Myths of High Performance

Rick Tate and Julie White Ph.D.

Senior Managing Partners, Impact Achievement Group, Inc.

Creating high performance cultures within a performance management system has been the aspiration of organizations year after year. While the desire is always paramount - the actual realization of such a culture often remains elusive. During our 30 years of consulting to a wide variety of organizations - large and small - we have noticed where many companies and managers put their efforts to influence high performance.

Do these Resonate With You?

  • Clear expectations
  • Well-defined standards—quantitative or qualitative
  • Stretch goals
  • Formal feedback on performance
  • Annual performance appraisals

Hours and hours of training and execution are dedicated to these issues. Unseemly amounts of time and effort go into this process during the course of a year. And yet we still don’t capture the elusive sustained high performance culture we desire.

While clear expectations, goals, feedback and performance appraisals are obvious prerequisites - by themselves they do little to sustain monthly overachievement performance.

We continue to observe that even when these elements are in place, managers simply don’t manage effectively - letting things happen, reacting after the fact, and being overly permissive and tolerant when it comes to performance failure.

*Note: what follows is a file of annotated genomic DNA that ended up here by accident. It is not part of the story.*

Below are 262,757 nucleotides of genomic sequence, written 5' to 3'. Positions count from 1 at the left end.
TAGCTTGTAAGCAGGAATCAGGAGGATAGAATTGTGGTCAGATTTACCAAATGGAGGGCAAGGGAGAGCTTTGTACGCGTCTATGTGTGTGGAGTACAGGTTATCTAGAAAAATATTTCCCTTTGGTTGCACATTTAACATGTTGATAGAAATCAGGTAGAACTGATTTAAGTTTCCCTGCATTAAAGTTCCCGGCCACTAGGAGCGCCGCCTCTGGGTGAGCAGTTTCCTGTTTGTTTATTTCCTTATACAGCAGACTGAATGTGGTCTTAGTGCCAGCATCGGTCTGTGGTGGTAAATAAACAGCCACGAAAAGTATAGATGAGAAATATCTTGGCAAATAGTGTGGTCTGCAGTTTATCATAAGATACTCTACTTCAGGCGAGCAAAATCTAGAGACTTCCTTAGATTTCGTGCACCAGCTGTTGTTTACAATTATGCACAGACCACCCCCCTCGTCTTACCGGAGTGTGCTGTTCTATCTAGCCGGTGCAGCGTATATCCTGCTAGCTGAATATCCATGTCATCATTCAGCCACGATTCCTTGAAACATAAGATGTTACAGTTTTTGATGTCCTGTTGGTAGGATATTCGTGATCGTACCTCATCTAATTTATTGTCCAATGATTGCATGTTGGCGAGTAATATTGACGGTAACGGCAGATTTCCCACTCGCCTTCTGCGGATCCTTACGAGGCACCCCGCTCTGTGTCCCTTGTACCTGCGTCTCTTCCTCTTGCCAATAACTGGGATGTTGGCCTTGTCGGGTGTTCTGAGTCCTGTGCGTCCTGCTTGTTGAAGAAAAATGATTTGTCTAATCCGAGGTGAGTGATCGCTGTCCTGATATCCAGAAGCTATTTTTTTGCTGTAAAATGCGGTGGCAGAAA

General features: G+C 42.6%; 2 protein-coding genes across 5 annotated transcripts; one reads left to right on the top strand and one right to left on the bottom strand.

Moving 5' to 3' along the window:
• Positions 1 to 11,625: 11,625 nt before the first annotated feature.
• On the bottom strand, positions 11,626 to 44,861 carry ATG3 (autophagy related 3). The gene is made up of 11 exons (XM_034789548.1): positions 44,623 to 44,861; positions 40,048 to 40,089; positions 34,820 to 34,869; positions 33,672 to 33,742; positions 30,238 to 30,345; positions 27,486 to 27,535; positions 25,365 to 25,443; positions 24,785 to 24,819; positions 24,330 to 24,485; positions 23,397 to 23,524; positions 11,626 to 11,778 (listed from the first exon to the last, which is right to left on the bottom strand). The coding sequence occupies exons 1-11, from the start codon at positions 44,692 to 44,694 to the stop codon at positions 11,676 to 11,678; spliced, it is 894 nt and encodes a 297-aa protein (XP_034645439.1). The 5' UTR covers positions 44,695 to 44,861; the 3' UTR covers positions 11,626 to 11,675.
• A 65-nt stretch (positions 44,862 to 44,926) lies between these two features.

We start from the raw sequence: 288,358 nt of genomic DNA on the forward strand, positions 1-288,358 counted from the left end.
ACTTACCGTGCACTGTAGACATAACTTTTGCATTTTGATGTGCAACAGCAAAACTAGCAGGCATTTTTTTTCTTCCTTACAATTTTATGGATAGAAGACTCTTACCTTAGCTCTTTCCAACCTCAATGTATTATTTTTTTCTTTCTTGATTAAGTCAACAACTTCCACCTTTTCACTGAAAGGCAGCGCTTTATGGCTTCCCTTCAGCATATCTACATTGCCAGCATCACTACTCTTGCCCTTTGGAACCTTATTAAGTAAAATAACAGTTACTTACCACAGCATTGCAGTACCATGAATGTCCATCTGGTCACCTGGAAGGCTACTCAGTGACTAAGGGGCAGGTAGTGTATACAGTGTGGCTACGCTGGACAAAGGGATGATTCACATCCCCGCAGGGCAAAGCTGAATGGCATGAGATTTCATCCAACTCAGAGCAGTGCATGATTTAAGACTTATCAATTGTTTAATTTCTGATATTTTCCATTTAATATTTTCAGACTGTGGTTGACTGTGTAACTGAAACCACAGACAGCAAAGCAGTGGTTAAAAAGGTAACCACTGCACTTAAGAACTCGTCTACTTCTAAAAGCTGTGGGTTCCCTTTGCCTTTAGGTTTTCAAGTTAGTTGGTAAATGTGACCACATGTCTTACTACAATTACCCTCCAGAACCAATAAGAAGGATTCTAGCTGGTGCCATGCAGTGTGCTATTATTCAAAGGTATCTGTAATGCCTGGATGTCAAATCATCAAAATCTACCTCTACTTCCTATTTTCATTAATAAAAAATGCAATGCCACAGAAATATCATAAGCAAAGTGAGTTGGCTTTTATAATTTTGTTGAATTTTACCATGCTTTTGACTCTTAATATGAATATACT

The pure business translation of these unfortunate poor business outcomes is a clinical fact---teams and organizations’ Human Capital effectiveness/performance capability levels are less than 35%.

Coupling the above with the absence of a routine cadence of maintaining High Human Capital Performance Capability Levels by managers - we call it “under-management and lack of leadership” - are the dependent variables that lead to performance cultures that settle for mediocrity and never catch excellence on a sustaining monthly basis.

This routine cadence of Human Capital effectiveness and performance capability management that leads to the exceptional execution of goals, plans, and strategy is the most needed and required process in the workplace. When you are not performing at this capability level you create an execution gap which is a terminal illness for many organizations—the gap between what is expected and what is actually delivered.

We can cite 4 specifics - when put into action by managers, tend to drive performance in an upward spiral:

  • Define exactly what you want as a definitive result or outcome. More often than not, we observe employees being held accountable for activities or tasks—albeit important to do—while true performance results are not achieved. We call these key performance results “lag indicators. ‟ These types of indicators are what should be evaluated on a performance appraisal.

  • Identify the key Human Capital performance success and behavior factors that will critically influence the overachievement of the “lag indicators.” (business objectives) We call these "leading edge performance indicators". These are the priority and mandated responsibilities where employees should be spending the majority of their time mastering them and are the targeted coaching areas for managers

  • Create a portal where both manager and employee have visible access to progress against the “leading edge performance indicators.” (success factors) This is the scorecard that should be updated routinely so everyone knows the score—where he or she stands. Like sports—there should be no surprises to the team member or the manager at any time regarding how well they are performing against the desired result.